Tuesday, November 6, 2012

Wood Waste Disposal Continues and other items

Free Wood Waste Disposal at the Gold Bridge Transfer StationThe Bridge River Valley Firesmart committee has given the appropriate disposal of wood waste top prioritiy. 

There are two ways to properly dispose of wood waste from your property:   1) dispose of it on your property or now 2) take it to the Transfer Station on Sunday November 11.

Taking your wood waste and putting it on piles around Gun Lake, or along roadsides, or on piles at Gold Bridge or any other place other than the Transfer Station, aside from being illegal, is creating a fire hazard.
Additional fire hazards like this our area Does Not Need!!!  There is noone going to come along behind You to take care of these piles of wood.  So please either dispose of the wood waste on your property or take it to the Transfer Station - free.  This Sunday will complete the Pilot Project and the SLRD will assess for continuance next year.

In partnership with the SLRD and MOF, the piles that have been created everywhere will be burnt this one time only and signs and other forms of protection will be installed.

Please respect this important priority and help keep our properties safe from wildfire.

CanBio to hold workshop on bioenergy for rural and remote communities

 

The Canadian Bioenergy Assocation (CanBio) will be presenting a workshop entitled Energy Independence for Rural and Remote Communities, in partnership with the University of Northern British Columbia. The workshop will take place from 1 – 4:30 pm on November 27, 2012 in Vancouver BC.

This would be a very possible direction for Area A.  As I have a budget meeting I cannot attend.  I am looking for someone who is also interested in the topic who could attend and relay back - in detail - what they learn.  I will find funding for the registration fee and travel (if necessary).  Please let me know if you are interested and can attend.

Remote and rural Canadian communities face immense challenges when it comes to meeting their energy needs. “Energy security is perhaps the most critical issue facing rural, remote, and in particular Aboriginal communities in Canada,” explains JP Gladu, President and CEO of the Canadian Council for Aboriginal Business. With natural gas service being virtually non-existent, the vast-majority of these communities are dependent on dirtier and more expensive fossil fuels such as diesel and propane, at a huge cost to local residents and Canadian taxpayers, not to mention the environment. In fact, many communities have to have diesel flown in when supplies run short and are under constant pressure to ensure stocks remain available.

Meanwhile, a clean, sustainable, and readily available source of energy and economic growth sits largely unused in the backyards of many rural and remote communities across the country. “Biomass can play a key role in dealing with the energy issue, but it can also be a source of significant economic growth for these communities,” explains Gladu, who will speak at the workshop about the economic development potential of sustainable biomass utilization.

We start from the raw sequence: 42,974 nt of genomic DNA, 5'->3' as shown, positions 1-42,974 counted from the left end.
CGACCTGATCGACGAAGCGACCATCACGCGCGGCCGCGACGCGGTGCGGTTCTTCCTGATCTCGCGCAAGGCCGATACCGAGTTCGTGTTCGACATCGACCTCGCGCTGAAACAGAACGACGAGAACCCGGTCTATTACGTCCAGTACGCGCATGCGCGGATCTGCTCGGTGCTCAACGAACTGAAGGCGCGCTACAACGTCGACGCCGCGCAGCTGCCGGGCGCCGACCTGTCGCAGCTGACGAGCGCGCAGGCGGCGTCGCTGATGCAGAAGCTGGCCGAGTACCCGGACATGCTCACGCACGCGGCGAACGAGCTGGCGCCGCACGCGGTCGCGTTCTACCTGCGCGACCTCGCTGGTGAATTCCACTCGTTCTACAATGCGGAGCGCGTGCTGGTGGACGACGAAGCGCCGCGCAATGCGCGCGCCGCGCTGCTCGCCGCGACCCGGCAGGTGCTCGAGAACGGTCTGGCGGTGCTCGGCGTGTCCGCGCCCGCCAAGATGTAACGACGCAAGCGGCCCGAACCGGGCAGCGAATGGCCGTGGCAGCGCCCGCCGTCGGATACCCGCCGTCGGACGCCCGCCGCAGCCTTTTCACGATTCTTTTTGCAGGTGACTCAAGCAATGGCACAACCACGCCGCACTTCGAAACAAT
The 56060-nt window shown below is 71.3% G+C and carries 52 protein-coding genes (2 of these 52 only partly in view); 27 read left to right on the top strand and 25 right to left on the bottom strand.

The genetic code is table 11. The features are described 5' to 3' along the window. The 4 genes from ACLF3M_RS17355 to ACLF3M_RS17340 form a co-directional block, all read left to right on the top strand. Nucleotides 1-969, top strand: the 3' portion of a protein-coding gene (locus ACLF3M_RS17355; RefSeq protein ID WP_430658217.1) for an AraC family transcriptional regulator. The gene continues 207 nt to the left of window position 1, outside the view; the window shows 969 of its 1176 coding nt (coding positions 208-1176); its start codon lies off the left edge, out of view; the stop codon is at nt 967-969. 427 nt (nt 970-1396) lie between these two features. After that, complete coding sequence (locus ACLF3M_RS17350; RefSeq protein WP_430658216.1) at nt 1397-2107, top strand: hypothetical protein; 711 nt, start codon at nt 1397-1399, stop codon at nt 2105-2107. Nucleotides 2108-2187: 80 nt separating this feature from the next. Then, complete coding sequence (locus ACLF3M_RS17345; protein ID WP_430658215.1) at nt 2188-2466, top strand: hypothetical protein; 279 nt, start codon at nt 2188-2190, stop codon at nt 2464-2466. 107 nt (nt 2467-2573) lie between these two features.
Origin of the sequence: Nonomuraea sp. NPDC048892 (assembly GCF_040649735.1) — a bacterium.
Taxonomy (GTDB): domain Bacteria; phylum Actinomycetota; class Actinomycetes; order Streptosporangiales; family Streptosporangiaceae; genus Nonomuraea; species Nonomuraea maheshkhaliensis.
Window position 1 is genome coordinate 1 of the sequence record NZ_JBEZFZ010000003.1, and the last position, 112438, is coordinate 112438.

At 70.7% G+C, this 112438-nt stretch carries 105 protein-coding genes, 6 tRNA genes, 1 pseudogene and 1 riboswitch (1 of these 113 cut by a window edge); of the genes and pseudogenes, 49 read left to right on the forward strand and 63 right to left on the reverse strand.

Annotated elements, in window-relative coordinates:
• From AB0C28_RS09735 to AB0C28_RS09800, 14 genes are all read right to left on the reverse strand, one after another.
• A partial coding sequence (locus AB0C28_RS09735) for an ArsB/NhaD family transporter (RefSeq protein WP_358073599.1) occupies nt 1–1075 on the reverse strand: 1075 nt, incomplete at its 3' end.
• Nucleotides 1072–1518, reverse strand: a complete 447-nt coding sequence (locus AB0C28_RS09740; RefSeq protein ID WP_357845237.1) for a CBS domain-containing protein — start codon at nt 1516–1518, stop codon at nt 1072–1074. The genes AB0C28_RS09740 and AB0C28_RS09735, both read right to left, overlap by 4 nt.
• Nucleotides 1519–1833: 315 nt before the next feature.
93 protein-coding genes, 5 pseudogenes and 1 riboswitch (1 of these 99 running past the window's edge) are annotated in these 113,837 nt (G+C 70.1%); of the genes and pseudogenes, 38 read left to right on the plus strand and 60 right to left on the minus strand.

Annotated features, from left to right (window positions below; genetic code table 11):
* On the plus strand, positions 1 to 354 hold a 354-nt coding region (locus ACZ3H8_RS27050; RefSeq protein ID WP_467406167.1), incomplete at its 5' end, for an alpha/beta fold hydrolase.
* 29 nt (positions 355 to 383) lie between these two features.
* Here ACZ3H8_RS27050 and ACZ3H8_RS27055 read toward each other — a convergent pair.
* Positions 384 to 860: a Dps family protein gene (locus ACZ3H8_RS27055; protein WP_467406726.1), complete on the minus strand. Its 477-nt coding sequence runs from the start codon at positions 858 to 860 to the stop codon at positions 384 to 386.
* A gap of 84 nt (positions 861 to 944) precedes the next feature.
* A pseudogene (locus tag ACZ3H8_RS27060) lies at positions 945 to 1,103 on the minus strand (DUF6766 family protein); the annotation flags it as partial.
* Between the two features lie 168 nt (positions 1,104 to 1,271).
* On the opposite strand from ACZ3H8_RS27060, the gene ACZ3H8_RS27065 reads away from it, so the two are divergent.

Other topics that will be covered include: the advantages of biomass utilization; system design, implementation, and maintenance; feedstock and supply chain issues; and food security. Relevant case studies will also be presented.

Communities and other key stakeholders are encouraged to attend Energy Independence for Rural and Remote Communities, which is being held as part of CanBio’s 2012 Annual National Conference and Trade Show, taking place on November 27-28 in Vancouver BC. For more information, including details on how to register, visit http://www.canbio.ca/article/2012-annual-national-conference-and-trade-show-355.asp.

Our favorite topic:  The Hurley :-)
I have been in steady communication with the Ministry official responsible for the Hurley Road on the Pemberton side of the summit. 

As many of you may have notice the road from the Lillooet FSR up to the bridge where the Squamish Forest District sign is was graded shortly after Thanksgiving.  They put a much larger and slightly different machine on it with an experienced operator.  You can definitely see and FEEL (yahoo) the difference.

Unfortunately,  the piece from that bridge, up around the corner where the Tenquile Lake/Old Hurley joins and up the next piece towards the summit is nasty.  When I saw it had not been graded (again) I gave the official a call and it seems as if there is some confusion as to where their piece ends and this is why it hasn't been done.  He is going to liase with MOT to get this clarified.   The change over is actually at km21 from junction with Lillooet FSR.    If any of you are coming up that way in the next day or so can you take a picture where the yellow ribbons are on the right hand side, looking down and email it to me at demare87@gmail.com.

The official is now saying that the road should be graded 3 times next year and might I tell him appropriate dates:-)  I won't have any problem with that!!!!!  

Hopefully we are making some progress, through steady and pleasant (lol) communication, at least on that piece of the Hurley Rd.

Woodstove Exchange Program Extended

Just wanted to write to let you all know that the Wood Stove Exchange Program for Area A and B has been extended until February 28th, 2013. 

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